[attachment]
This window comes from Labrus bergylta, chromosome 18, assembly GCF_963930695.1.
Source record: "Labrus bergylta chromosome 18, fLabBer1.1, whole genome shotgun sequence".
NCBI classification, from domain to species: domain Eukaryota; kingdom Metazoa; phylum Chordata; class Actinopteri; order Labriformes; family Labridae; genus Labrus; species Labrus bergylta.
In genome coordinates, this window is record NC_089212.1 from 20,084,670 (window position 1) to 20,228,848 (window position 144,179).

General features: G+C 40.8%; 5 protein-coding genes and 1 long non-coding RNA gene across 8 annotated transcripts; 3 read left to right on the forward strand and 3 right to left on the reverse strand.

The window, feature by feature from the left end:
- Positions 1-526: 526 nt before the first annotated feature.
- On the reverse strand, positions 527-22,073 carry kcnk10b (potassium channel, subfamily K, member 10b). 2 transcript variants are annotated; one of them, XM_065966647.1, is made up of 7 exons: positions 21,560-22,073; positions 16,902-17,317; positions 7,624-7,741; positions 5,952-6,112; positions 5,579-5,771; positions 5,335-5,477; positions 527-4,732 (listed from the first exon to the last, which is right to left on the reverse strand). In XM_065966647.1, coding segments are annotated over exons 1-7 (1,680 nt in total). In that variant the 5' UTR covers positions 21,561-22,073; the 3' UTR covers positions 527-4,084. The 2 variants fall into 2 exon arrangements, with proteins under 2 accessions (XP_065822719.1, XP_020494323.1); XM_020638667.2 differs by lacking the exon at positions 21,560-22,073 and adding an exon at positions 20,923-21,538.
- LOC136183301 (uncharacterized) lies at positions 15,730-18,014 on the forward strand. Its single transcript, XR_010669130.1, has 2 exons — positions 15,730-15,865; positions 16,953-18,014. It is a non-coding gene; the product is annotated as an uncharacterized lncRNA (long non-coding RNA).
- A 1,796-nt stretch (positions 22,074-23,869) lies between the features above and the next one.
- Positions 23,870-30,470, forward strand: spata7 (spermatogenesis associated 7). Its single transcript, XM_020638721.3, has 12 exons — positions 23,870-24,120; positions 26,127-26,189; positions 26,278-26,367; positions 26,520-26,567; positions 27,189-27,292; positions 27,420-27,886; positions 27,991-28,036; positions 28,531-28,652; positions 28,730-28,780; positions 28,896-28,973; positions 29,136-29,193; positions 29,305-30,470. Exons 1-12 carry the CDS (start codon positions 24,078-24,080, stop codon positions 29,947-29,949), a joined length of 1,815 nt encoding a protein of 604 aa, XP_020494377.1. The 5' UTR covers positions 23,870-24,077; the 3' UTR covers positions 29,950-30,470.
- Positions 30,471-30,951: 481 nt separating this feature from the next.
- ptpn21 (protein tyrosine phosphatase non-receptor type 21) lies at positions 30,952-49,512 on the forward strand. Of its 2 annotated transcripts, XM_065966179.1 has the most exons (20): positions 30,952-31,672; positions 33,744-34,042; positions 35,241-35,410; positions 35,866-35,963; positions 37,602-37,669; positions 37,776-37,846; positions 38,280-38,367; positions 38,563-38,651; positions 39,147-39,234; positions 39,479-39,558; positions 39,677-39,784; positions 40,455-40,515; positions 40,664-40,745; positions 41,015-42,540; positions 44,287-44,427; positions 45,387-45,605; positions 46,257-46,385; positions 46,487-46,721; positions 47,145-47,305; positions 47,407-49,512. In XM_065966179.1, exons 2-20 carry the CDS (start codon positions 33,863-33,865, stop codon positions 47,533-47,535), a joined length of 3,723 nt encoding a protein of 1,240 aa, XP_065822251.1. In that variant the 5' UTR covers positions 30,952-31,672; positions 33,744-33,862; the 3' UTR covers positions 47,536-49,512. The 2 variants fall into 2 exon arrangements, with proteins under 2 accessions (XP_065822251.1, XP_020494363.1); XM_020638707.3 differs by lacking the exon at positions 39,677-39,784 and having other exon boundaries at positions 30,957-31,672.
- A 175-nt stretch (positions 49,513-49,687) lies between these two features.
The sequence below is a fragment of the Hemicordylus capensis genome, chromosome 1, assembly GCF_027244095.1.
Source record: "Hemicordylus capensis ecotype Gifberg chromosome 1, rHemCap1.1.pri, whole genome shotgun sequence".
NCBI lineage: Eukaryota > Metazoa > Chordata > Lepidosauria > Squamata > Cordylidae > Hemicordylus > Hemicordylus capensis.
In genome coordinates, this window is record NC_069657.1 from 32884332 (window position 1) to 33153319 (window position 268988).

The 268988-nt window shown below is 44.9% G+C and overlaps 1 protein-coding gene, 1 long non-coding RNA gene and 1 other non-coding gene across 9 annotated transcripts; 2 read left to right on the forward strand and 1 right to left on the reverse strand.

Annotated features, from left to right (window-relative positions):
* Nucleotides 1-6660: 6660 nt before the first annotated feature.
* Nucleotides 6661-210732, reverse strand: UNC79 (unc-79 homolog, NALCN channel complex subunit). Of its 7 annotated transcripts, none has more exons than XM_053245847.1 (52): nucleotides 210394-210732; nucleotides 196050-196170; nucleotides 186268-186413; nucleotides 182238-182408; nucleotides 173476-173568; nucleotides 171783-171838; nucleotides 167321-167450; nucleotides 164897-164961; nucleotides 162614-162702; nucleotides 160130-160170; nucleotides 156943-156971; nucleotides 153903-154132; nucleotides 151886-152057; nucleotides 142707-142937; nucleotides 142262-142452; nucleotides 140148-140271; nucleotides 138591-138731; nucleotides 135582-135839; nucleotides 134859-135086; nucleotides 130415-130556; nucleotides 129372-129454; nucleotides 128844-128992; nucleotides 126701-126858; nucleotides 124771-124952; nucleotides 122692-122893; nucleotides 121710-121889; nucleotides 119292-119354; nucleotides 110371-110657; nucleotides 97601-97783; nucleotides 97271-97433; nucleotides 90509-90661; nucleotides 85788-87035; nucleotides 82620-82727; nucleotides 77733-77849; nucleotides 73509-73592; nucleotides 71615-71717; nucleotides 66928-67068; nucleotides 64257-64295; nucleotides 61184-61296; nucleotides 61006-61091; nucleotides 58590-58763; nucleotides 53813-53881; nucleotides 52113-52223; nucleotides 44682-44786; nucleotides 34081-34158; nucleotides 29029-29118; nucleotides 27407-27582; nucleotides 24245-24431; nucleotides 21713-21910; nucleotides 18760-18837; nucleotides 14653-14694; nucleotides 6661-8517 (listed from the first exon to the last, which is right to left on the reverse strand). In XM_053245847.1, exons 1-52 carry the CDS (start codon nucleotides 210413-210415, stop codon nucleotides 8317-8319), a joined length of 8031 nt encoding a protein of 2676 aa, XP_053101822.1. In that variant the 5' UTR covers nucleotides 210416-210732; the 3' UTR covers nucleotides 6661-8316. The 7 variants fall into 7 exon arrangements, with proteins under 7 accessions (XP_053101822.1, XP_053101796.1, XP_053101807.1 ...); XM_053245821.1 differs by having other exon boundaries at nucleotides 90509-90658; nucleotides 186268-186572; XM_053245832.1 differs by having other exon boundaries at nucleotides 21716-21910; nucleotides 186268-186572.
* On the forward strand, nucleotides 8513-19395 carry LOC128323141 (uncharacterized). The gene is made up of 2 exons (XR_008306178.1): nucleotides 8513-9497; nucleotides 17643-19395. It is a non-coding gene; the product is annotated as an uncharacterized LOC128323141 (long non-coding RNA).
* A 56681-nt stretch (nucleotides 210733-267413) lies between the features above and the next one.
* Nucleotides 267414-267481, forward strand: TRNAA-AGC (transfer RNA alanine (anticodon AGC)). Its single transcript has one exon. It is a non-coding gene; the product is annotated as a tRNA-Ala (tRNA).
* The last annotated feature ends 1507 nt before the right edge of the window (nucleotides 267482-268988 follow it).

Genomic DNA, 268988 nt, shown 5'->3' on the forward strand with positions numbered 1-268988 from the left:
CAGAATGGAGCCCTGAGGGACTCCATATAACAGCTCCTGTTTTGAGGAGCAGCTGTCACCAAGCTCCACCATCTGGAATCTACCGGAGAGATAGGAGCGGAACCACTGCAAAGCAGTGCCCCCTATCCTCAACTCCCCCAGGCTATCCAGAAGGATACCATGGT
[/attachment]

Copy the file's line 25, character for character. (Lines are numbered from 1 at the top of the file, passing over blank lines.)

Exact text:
* Nucleotides 267414-267481, forward strand: TRNAA-AGC (transfer RNA alanine (anticodon AGC)). Its single transcript has one exon. It is a non-coding gene; the product is annotated as a tRNA-Ala (tRNA).